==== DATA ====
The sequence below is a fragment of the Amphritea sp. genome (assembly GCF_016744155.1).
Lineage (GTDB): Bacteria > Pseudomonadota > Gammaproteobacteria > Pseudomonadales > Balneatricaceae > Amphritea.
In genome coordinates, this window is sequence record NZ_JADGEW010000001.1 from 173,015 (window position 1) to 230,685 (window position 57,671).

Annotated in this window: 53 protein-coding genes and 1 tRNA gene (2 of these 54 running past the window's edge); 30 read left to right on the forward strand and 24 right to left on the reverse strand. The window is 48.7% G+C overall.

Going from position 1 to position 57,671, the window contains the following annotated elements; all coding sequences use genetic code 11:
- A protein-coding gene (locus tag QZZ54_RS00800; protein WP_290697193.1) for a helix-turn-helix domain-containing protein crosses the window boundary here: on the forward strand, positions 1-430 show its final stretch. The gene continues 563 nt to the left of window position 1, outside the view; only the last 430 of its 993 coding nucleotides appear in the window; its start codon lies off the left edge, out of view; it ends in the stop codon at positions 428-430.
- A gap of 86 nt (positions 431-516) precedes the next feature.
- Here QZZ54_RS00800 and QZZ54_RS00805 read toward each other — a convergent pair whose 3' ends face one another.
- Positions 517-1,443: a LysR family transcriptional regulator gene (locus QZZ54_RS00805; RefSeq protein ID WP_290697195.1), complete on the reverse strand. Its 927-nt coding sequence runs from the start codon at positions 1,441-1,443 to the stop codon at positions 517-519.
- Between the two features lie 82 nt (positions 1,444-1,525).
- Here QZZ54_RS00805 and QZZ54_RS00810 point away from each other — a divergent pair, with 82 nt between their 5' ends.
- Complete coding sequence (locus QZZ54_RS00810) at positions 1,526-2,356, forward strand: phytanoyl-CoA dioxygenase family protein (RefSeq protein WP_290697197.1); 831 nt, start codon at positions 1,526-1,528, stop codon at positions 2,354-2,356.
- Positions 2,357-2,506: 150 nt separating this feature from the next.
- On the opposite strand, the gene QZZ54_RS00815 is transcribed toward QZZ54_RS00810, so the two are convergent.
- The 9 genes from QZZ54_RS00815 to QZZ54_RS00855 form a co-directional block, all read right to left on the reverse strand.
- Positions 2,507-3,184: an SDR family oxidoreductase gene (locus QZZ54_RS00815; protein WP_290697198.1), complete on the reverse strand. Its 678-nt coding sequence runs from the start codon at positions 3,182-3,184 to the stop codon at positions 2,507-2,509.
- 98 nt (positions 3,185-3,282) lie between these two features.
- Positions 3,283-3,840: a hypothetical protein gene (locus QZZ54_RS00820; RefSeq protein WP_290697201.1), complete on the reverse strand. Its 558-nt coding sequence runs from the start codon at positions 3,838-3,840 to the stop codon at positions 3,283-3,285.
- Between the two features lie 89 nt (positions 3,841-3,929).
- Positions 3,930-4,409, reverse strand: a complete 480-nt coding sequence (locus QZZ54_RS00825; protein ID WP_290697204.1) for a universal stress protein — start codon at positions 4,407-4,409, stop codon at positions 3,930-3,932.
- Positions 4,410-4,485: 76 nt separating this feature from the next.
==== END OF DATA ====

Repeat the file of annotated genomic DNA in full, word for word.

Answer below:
The sequence below is a fragment of the Amphritea sp. genome (assembly GCF_016744155.1).
Lineage (GTDB): Bacteria > Pseudomonadota > Gammaproteobacteria > Pseudomonadales > Balneatricaceae > Amphritea.
In genome coordinates, this window is sequence record NZ_JADGEW010000001.1 from 173,015 (window position 1) to 230,685 (window position 57,671).

Annotated in this window: 53 protein-coding genes and 1 tRNA gene (2 of these 54 running past the window's edge); 30 read left to right on the forward strand and 24 right to left on the reverse strand. The window is 48.7% G+C overall.

Going from position 1 to position 57,671, the window contains the following annotated elements; all coding sequences use genetic code 11:
- A protein-coding gene (locus tag QZZ54_RS00800; protein WP_290697193.1) for a helix-turn-helix domain-containing protein crosses the window boundary here: on the forward strand, positions 1-430 show its final stretch. The gene continues 563 nt to the left of window position 1, outside the view; only the last 430 of its 993 coding nucleotides appear in the window; its start codon lies off the left edge, out of view; it ends in the stop codon at positions 428-430.
- A gap of 86 nt (positions 431-516) precedes the next feature.
- Here QZZ54_RS00800 and QZZ54_RS00805 read toward each other — a convergent pair whose 3' ends face one another.
- Positions 517-1,443: a LysR family transcriptional regulator gene (locus QZZ54_RS00805; RefSeq protein ID WP_290697195.1), complete on the reverse strand. Its 927-nt coding sequence runs from the start codon at positions 1,441-1,443 to the stop codon at positions 517-519.
- Between the two features lie 82 nt (positions 1,444-1,525).
- Here QZZ54_RS00805 and QZZ54_RS00810 point away from each other — a divergent pair, with 82 nt between their 5' ends.
- Complete coding sequence (locus QZZ54_RS00810) at positions 1,526-2,356, forward strand: phytanoyl-CoA dioxygenase family protein (RefSeq protein WP_290697197.1); 831 nt, start codon at positions 1,526-1,528, stop codon at positions 2,354-2,356.
- Positions 2,357-2,506: 150 nt separating this feature from the next.
- On the opposite strand, the gene QZZ54_RS00815 is transcribed toward QZZ54_RS00810, so the two are convergent.
- The 9 genes from QZZ54_RS00815 to QZZ54_RS00855 form a co-directional block, all read right to left on the reverse strand.
- Positions 2,507-3,184: an SDR family oxidoreductase gene (locus QZZ54_RS00815; protein WP_290697198.1), complete on the reverse strand. Its 678-nt coding sequence runs from the start codon at positions 3,182-3,184 to the stop codon at positions 2,507-2,509.
- 98 nt (positions 3,185-3,282) lie between these two features.
- Positions 3,283-3,840: a hypothetical protein gene (locus QZZ54_RS00820; RefSeq protein WP_290697201.1), complete on the reverse strand. Its 558-nt coding sequence runs from the start codon at positions 3,838-3,840 to the stop codon at positions 3,283-3,285.
- Between the two features lie 89 nt (positions 3,841-3,929).
- Positions 3,930-4,409, reverse strand: a complete 480-nt coding sequence (locus QZZ54_RS00825; protein ID WP_290697204.1) for a universal stress protein — start codon at positions 4,407-4,409, stop codon at positions 3,930-3,932.
- Positions 4,410-4,485: 76 nt separating this feature from the next.